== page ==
Arbitrary punishment can lead to other, greater problems in the future. For example, in situations where a bird feels threatened by something in the environment and "acts out" its discomfort by screaming, or biting, or feather chewing or pulling, by correcting its behavior without eliminating the stimulus, the possibility exists of the negative behavior becoming much worse. Studies on humans and other animals have shown that they may suffer mental and/or physical breakdowns if they are unable to avoid continually stressful situations. This is especially important when working with parrots, because they are, by nature, prey animals ­ they are, quite simply, food in the wild, and are neurologically "wired" differently than a dog, a cat, or a human being. Those individuals, being hunters, or predators, do not need to be hypervigilant most of the time. They can relax. They are less affected by loud or sudden noises, or quick movements. However, for the avian companion, the world is a much more threatening place and they are considerably more affected by things that a predator might not even notice.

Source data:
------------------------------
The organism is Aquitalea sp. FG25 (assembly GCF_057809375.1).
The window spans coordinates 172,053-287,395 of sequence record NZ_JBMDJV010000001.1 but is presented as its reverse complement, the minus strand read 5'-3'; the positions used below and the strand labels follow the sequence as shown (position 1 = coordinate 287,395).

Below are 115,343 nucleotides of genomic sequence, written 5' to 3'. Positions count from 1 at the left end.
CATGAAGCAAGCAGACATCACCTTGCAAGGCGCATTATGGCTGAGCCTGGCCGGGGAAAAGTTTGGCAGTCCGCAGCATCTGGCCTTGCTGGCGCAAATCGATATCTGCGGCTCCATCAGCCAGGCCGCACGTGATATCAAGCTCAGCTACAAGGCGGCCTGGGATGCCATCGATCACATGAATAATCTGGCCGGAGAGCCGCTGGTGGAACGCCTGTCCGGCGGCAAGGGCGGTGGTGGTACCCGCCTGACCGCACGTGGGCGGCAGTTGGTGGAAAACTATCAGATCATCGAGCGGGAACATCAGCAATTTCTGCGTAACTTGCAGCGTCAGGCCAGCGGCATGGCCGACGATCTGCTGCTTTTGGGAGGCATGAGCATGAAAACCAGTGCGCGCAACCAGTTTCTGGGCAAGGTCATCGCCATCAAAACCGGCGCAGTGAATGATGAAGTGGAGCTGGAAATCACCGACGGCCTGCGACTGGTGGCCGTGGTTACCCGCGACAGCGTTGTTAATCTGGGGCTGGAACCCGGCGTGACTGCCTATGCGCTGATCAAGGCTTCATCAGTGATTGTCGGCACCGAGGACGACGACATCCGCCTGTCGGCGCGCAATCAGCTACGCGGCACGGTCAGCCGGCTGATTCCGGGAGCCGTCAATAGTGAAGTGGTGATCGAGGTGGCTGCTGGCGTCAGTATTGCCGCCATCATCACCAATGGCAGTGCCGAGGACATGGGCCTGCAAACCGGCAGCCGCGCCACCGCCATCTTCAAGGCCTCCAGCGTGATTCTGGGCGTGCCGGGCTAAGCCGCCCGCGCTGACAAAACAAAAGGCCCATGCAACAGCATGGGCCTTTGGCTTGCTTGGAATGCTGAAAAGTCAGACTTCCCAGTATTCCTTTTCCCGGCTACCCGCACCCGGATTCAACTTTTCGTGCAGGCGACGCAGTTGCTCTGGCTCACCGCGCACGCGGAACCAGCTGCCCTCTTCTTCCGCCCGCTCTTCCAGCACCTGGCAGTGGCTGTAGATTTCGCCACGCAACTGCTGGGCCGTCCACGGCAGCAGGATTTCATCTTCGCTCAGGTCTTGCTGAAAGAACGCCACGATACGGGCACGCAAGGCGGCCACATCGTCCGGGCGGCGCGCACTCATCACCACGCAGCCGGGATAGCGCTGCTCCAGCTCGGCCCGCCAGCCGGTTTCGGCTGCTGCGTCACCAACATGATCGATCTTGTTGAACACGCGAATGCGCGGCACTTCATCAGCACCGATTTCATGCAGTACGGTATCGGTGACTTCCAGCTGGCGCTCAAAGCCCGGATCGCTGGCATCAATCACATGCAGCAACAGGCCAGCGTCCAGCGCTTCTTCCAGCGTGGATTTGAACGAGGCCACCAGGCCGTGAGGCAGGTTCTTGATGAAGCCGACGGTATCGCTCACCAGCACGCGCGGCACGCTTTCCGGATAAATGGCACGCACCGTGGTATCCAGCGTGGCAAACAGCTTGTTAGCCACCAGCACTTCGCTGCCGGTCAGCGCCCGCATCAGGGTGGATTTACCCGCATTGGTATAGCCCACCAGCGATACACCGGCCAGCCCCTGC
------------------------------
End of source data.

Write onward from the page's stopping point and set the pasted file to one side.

Understand the bird's perspective